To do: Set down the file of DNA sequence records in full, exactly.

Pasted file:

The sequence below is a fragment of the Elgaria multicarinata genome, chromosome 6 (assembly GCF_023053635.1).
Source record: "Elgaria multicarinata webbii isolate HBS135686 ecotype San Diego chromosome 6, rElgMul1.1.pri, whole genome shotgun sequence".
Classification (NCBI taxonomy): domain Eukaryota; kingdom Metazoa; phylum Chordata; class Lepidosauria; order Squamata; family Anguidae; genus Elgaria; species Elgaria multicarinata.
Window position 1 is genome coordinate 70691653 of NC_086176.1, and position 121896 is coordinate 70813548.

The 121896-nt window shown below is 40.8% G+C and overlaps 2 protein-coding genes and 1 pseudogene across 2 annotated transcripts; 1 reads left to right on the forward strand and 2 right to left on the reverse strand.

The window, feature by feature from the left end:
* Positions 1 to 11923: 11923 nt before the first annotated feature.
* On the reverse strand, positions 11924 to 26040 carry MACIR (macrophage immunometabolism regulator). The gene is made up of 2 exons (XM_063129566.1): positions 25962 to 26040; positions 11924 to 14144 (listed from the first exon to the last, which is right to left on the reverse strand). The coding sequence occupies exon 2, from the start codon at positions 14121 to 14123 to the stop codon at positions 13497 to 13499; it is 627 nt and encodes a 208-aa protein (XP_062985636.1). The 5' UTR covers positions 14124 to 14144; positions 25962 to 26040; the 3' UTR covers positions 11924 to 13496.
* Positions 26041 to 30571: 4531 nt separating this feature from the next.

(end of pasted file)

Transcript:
The sequence below is a fragment of the Elgaria multicarinata genome, chromosome 6 (assembly GCF_023053635.1).
Source record: "Elgaria multicarinata webbii isolate HBS135686 ecotype San Diego chromosome 6, rElgMul1.1.pri, whole genome shotgun sequence".
Classification (NCBI taxonomy): domain Eukaryota; kingdom Metazoa; phylum Chordata; class Lepidosauria; order Squamata; family Anguidae; genus Elgaria; species Elgaria multicarinata.
Window position 1 is genome coordinate 70691653 of NC_086176.1, and position 121896 is coordinate 70813548.

The 121896-nt window shown below is 40.8% G+C and overlaps 2 protein-coding genes and 1 pseudogene across 2 annotated transcripts; 1 reads left to right on the forward strand and 2 right to left on the reverse strand.

The window, feature by feature from the left end:
* Positions 1 to 11923: 11923 nt before the first annotated feature.
* On the reverse strand, positions 11924 to 26040 carry MACIR (macrophage immunometabolism regulator). The gene is made up of 2 exons (XM_063129566.1): positions 25962 to 26040; positions 11924 to 14144 (listed from the first exon to the last, which is right to left on the reverse strand). The coding sequence occupies exon 2, from the start codon at positions 14121 to 14123 to the stop codon at positions 13497 to 13499; it is 627 nt and encodes a 208-aa protein (XP_062985636.1). The 5' UTR covers positions 14124 to 14144; positions 25962 to 26040; the 3' UTR covers positions 11924 to 13496.
* Positions 26041 to 30571: 4531 nt separating this feature from the next.